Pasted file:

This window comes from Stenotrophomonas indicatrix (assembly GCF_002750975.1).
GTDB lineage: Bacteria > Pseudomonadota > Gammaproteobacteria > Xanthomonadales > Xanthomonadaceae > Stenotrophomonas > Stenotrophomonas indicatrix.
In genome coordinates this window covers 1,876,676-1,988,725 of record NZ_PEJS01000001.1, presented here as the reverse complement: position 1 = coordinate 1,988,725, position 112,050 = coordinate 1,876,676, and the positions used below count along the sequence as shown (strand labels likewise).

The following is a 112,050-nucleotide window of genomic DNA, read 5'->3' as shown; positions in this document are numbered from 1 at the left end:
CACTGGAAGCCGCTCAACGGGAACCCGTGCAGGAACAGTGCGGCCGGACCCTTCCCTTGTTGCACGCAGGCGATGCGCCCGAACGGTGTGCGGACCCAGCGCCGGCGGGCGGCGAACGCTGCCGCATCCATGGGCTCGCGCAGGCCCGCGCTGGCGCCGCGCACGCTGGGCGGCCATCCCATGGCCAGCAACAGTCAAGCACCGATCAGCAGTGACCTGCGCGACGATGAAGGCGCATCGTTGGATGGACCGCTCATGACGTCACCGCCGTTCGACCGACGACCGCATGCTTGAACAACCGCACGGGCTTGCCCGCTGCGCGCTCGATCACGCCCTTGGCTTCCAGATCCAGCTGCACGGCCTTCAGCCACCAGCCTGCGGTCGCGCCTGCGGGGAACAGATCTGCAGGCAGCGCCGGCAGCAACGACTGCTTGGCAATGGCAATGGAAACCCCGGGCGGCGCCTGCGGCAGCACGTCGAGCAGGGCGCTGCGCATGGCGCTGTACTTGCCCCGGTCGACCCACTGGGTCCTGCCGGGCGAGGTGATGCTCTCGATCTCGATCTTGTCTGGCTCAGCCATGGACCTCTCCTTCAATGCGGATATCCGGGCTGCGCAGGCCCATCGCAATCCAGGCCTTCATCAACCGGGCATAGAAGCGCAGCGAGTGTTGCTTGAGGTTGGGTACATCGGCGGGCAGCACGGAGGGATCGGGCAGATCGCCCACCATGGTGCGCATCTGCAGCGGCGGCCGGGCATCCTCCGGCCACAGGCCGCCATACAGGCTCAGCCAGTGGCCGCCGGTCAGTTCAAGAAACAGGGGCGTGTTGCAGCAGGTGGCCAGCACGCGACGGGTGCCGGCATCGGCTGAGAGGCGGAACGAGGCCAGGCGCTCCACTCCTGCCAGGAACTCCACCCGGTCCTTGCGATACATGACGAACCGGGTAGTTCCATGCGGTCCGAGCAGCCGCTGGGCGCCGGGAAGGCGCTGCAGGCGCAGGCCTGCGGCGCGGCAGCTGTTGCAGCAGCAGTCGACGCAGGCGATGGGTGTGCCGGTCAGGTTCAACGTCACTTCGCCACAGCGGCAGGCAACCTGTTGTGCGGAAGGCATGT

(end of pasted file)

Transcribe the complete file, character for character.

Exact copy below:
This window comes from Stenotrophomonas indicatrix (assembly GCF_002750975.1).
GTDB lineage: Bacteria > Pseudomonadota > Gammaproteobacteria > Xanthomonadales > Xanthomonadaceae > Stenotrophomonas > Stenotrophomonas indicatrix.
In genome coordinates this window covers 1,876,676-1,988,725 of record NZ_PEJS01000001.1, presented here as the reverse complement: position 1 = coordinate 1,988,725, position 112,050 = coordinate 1,876,676, and the positions used below count along the sequence as shown (strand labels likewise).

The following is a 112,050-nucleotide window of genomic DNA, read 5'->3' as shown; positions in this document are numbered from 1 at the left end:
CACTGGAAGCCGCTCAACGGGAACCCGTGCAGGAACAGTGCGGCCGGACCCTTCCCTTGTTGCACGCAGGCGATGCGCCCGAACGGTGTGCGGACCCAGCGCCGGCGGGCGGCGAACGCTGCCGCATCCATGGGCTCGCGCAGGCCCGCGCTGGCGCCGCGCACGCTGGGCGGCCATCCCATGGCCAGCAACAGTCAAGCACCGATCAGCAGTGACCTGCGCGACGATGAAGGCGCATCGTTGGATGGACCGCTCATGACGTCACCGCCGTTCGACCGACGACCGCATGCTTGAACAACCGCACGGGCTTGCCCGCTGCGCGCTCGATCACGCCCTTGGCTTCCAGATCCAGCTGCACGGCCTTCAGCCACCAGCCTGCGGTCGCGCCTGCGGGGAACAGATCTGCAGGCAGCGCCGGCAGCAACGACTGCTTGGCAATGGCAATGGAAACCCCGGGCGGCGCCTGCGGCAGCACGTCGAGCAGGGCGCTGCGCATGGCGCTGTACTTGCCCCGGTCGACCCACTGGGTCCTGCCGGGCGAGGTGATGCTCTCGATCTCGATCTTGTCTGGCTCAGCCATGGACCTCTCCTTCAATGCGGATATCCGGGCTGCGCAGGCCCATCGCAATCCAGGCCTTCATCAACCGGGCATAGAAGCGCAGCGAGTGTTGCTTGAGGTTGGGTACATCGGCGGGCAGCACGGAGGGATCGGGCAGATCGCCCACCATGGTGCGCATCTGCAGCGGCGGCCGGGCATCCTCCGGCCACAGGCCGCCATACAGGCTCAGCCAGTGGCCGCCGGTCAGTTCAAGAAACAGGGGCGTGTTGCAGCAGGTGGCCAGCACGCGACGGGTGCCGGCATCGGCTGAGAGGCGGAACGAGGCCAGGCGCTCCACTCCTGCCAGGAACTCCACCCGGTCCTTGCGATACATGACGAACCGGGTAGTTCCATGCGGTCCGAGCAGCCGCTGGGCGCCGGGAAGGCGCTGCAGGCGCAGGCCTGCGGCGCGGCAGCTGTTGCAGCAGCAGTCGACGCAGGCGATGGGTGTGCCGGTCAGGTTCAACGTCACTTCGCCACAGCGGCAGGCAACCTGTTGTGCGGAAGGCATGT